What I am reading . . .

Last year, friends recommended the winner of the 2009 Man Booker prize, Wolf Hall by Hilary Mantel. I loved it. I couldn't put it down.  It was chosen from 132 entries. It has now sold over 150,000 copies in the UK and the rights have been sold for publication in 23 languages. So, during the holidays, after a year of not so many good reads, I am going with the Man Booker prize again:

The Finkler Question by Howard Jacobson (Bloomsbury).

My review will be posted in the new year.

My favourite columnists and bloggers:

I am a fan of Maureen Dowd. She's a straight shooter with uncannily astute powers of observation and critiqe: http://topics.nytimes.com/top/opinion/editorialsandoped/oped/columnists/maureendowd/index.html

Marcia Langton on why we need constitutional change

Our Constitution does not recognise the First Australians. In fact it enables governments to discriminate against under the 'race power.' The referendum of 1967, while it resulted in indigenous people being counted in the census and gave the Commonwealth the power to legislate on indigenous matters, did not give us recognition or equality. Even though the Racial Discrimination Act foribids racism, governments continue to discriminate. Could constitutional amendment stop discrimination against us? Many years ago, I became interested in the Makarrarta campaign that the Aboriginal Treaty Committee and the National Aboriginal Congress pursued. The problem was then, as it is now, that indigenous Australians have no status in the nation other than as ordinary citizens, which clearly we are not: we are the inheritors of ancient Australian traditions, including polities, or tribes, or clans. These long predate the Annexation of Australia and the Australian Constitution. Various statutes define our status in very limited ways, although some give quite important rights, but always at the pleasure of the Crown of the day. The following documents are a potted history of my own interests in constitutional issues and the way that indigenous Australians have argued for a better deal from the nation state that was built on our land:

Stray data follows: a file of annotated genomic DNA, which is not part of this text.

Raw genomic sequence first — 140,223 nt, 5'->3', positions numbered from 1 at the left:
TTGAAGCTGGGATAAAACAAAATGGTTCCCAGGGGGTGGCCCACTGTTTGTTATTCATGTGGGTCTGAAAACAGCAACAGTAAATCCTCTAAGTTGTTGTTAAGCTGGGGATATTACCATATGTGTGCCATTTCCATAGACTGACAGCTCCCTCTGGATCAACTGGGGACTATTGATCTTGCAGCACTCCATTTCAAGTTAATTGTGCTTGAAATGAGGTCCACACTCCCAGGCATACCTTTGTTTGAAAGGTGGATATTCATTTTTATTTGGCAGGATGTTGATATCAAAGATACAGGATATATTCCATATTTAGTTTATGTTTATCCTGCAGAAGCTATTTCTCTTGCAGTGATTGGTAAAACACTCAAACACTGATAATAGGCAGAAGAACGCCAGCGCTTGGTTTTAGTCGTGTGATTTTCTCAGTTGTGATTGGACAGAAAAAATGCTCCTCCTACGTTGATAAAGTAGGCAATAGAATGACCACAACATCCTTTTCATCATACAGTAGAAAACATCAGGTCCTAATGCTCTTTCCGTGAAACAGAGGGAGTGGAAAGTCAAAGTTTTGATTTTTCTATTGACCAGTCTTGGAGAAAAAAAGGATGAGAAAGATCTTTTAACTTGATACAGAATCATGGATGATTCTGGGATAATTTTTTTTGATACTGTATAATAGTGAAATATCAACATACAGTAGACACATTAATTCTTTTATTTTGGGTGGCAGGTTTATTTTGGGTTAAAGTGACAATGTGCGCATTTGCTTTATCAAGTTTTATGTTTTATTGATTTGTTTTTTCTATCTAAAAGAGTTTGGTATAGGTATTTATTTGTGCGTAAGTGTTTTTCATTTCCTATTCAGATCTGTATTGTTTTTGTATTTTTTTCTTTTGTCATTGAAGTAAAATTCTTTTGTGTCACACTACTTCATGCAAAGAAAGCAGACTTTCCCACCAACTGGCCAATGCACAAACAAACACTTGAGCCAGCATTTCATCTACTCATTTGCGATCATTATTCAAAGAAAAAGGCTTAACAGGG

There's more to come.